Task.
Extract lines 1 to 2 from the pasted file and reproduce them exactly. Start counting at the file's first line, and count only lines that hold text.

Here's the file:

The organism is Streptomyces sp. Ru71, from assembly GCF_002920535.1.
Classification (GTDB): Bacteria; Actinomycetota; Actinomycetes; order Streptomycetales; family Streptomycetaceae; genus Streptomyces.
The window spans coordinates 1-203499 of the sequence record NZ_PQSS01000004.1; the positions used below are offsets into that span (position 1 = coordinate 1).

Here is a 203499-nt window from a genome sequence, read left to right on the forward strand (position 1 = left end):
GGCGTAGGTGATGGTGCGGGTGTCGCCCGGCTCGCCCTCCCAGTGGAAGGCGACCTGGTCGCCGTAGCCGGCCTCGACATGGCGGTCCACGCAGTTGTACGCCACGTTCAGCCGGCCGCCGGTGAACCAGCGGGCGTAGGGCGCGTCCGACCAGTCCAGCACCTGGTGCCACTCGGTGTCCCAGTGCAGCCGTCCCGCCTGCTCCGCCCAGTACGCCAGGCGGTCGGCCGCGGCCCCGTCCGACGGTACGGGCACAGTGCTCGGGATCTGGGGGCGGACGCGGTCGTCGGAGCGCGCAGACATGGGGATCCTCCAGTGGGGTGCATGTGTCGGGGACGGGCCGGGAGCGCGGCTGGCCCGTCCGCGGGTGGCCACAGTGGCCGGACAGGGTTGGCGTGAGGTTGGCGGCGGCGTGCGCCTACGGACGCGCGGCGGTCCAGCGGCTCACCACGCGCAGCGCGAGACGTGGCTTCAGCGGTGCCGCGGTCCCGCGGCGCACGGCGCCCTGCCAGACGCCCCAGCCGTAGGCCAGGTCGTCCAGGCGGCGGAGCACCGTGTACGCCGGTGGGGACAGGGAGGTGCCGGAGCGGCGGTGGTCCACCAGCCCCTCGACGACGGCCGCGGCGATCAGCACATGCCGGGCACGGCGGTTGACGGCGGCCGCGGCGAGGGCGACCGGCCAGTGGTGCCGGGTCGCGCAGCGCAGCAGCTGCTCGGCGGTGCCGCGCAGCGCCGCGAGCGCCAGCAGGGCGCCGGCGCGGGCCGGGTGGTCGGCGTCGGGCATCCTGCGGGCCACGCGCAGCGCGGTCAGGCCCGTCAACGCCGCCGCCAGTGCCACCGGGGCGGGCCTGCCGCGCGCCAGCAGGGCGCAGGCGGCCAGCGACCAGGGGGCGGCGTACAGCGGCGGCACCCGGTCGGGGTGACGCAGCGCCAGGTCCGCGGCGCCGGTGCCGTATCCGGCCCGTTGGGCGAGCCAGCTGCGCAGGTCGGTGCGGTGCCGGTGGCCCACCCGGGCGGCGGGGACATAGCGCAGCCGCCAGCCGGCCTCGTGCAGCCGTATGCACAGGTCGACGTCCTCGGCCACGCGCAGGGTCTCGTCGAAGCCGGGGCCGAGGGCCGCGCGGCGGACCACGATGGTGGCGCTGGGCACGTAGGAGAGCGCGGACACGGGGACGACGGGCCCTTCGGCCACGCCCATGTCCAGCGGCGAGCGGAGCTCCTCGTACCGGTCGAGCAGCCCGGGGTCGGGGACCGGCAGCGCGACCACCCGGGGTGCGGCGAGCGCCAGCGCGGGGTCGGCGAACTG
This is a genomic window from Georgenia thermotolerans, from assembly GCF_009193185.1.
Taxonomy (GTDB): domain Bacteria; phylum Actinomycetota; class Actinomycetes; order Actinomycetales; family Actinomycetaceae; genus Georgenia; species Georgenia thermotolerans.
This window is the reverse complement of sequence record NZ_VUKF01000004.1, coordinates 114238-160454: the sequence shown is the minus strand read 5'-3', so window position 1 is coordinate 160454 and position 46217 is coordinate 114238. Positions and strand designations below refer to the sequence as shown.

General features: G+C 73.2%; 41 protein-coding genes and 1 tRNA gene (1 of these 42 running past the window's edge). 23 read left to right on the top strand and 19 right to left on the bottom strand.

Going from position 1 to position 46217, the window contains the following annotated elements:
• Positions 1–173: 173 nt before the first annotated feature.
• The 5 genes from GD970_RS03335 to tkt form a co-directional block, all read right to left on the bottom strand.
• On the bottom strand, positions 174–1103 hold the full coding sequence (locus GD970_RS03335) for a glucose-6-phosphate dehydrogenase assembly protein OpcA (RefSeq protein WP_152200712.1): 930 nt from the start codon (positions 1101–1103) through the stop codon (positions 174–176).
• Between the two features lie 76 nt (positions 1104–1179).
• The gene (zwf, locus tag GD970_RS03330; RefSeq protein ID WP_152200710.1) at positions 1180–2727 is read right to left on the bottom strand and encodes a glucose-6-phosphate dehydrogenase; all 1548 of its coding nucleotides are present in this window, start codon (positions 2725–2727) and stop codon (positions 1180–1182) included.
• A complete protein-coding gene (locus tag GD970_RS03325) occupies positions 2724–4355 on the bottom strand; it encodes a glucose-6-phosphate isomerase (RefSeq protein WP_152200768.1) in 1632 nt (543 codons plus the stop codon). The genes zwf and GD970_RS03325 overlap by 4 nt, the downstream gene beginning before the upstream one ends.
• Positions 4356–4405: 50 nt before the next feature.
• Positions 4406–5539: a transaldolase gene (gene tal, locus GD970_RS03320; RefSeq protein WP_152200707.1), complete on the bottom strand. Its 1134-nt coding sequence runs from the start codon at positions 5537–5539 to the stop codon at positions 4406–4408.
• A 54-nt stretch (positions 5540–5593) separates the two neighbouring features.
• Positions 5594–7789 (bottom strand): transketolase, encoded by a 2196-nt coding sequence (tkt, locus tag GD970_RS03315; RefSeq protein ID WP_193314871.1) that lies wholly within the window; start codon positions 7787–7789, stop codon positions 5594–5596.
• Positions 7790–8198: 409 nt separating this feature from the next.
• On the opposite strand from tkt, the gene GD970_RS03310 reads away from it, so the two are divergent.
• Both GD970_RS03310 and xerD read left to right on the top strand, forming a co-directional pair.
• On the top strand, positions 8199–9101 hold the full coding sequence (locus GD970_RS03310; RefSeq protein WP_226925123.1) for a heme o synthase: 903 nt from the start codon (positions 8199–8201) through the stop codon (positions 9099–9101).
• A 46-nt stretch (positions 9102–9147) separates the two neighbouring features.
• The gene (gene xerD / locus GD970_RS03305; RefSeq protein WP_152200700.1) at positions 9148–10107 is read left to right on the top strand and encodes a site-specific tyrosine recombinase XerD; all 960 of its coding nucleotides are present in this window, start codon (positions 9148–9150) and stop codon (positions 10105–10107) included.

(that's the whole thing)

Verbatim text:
The organism is Streptomyces sp. Ru71, from assembly GCF_002920535.1.
Classification (GTDB): Bacteria; Actinomycetota; Actinomycetes; order Streptomycetales; family Streptomycetaceae; genus Streptomyces.